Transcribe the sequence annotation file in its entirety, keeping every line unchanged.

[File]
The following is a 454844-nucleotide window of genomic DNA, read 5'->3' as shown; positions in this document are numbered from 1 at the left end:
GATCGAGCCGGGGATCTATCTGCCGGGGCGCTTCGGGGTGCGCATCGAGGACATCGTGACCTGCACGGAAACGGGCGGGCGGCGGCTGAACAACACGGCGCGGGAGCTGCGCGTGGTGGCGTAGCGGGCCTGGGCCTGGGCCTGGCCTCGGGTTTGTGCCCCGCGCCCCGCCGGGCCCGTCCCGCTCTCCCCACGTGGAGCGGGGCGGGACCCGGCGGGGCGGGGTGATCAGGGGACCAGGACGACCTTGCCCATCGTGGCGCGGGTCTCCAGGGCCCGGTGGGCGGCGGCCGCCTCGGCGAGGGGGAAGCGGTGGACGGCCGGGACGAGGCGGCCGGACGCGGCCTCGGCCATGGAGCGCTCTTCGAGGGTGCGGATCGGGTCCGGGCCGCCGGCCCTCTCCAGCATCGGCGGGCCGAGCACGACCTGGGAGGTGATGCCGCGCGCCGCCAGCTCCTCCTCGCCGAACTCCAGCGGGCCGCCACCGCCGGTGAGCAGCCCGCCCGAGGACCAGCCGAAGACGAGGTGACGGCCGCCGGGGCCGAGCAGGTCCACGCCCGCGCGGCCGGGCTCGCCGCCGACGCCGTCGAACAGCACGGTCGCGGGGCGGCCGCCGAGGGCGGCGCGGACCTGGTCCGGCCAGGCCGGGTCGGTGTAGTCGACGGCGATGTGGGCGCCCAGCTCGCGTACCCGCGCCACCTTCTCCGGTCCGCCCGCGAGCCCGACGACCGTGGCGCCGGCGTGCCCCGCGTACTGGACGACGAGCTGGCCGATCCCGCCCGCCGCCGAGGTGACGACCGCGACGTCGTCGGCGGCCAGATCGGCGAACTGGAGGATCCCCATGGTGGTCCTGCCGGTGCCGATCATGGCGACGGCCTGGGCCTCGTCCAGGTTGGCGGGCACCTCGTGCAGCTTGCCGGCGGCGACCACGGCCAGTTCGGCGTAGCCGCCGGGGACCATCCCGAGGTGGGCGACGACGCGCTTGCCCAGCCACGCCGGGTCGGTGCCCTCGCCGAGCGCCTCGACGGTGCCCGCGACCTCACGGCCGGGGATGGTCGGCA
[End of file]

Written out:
The following is a 454844-nucleotide window of genomic DNA, read 5'->3' as shown; positions in this document are numbered from 1 at the left end:
GATCGAGCCGGGGATCTATCTGCCGGGGCGCTTCGGGGTGCGCATCGAGGACATCGTGACCTGCACGGAAACGGGCGGGCGGCGGCTGAACAACACGGCGCGGGAGCTGCGCGTGGTGGCGTAGCGGGCCTGGGCCTGGGCCTGGCCTCGGGTTTGTGCCCCGCGCCCCGCCGGGCCCGTCCCGCTCTCCCCACGTGGAGCGGGGCGGGACCCGGCGGGGCGGGGTGATCAGGGGACCAGGACGACCTTGCCCATCGTGGCGCGGGTCTCCAGGGCCCGGTGGGCGGCGGCCGCCTCGGCGAGGGGGAAGCGGTGGACGGCCGGGACGAGGCGGCCGGACGCGGCCTCGGCCATGGAGCGCTCTTCGAGGGTGCGGATCGGGTCCGGGCCGCCGGCCCTCTCCAGCATCGGCGGGCCGAGCACGACCTGGGAGGTGATGCCGCGCGCCGCCAGCTCCTCCTCGCCGAACTCCAGCGGGCCGCCACCGCCGGTGAGCAGCCCGCCCGAGGACCAGCCGAAGACGAGGTGACGGCCGCCGGGGCCGAGCAGGTCCACGCCCGCGCGGCCGGGCTCGCCGCCGACGCCGTCGAACAGCACGGTCGCGGGGCGGCCGCCGAGGGCGGCGCGGACCTGGTCCGGCCAGGCCGGGTCGGTGTAGTCGACGGCGATGTGGGCGCCCAGCTCGCGTACCCGCGCCACCTTCTCCGGTCCGCCCGCGAGCCCGACGACCGTGGCGCCGGCGTGCCCCGCGTACTGGACGACGAGCTGGCCGATCCCGCCCGCCGCCGAGGTGACGACCGCGACGTCGTCGGCGGCCAGATCGGCGAACTGGAGGATCCCCATGGTGGTCCTGCCGGTGCCGATCATGGCGACGGCCTGGGCCTCGTCCAGGTTGGCGGGCACCTCGTGCAGCTTGCCGGCGGCGACCACGGCCAGTTCGGCGTAGCCGCCGGGGACCATCCCGAGGTGGGCGACGACGCGCTTGCCCAGCCACGCCGGGTCGGTGCCCTCGCCGAGCGCCTCGACGGTGCCCGCGACCTCACGGCCGGGGATGGTCGGCA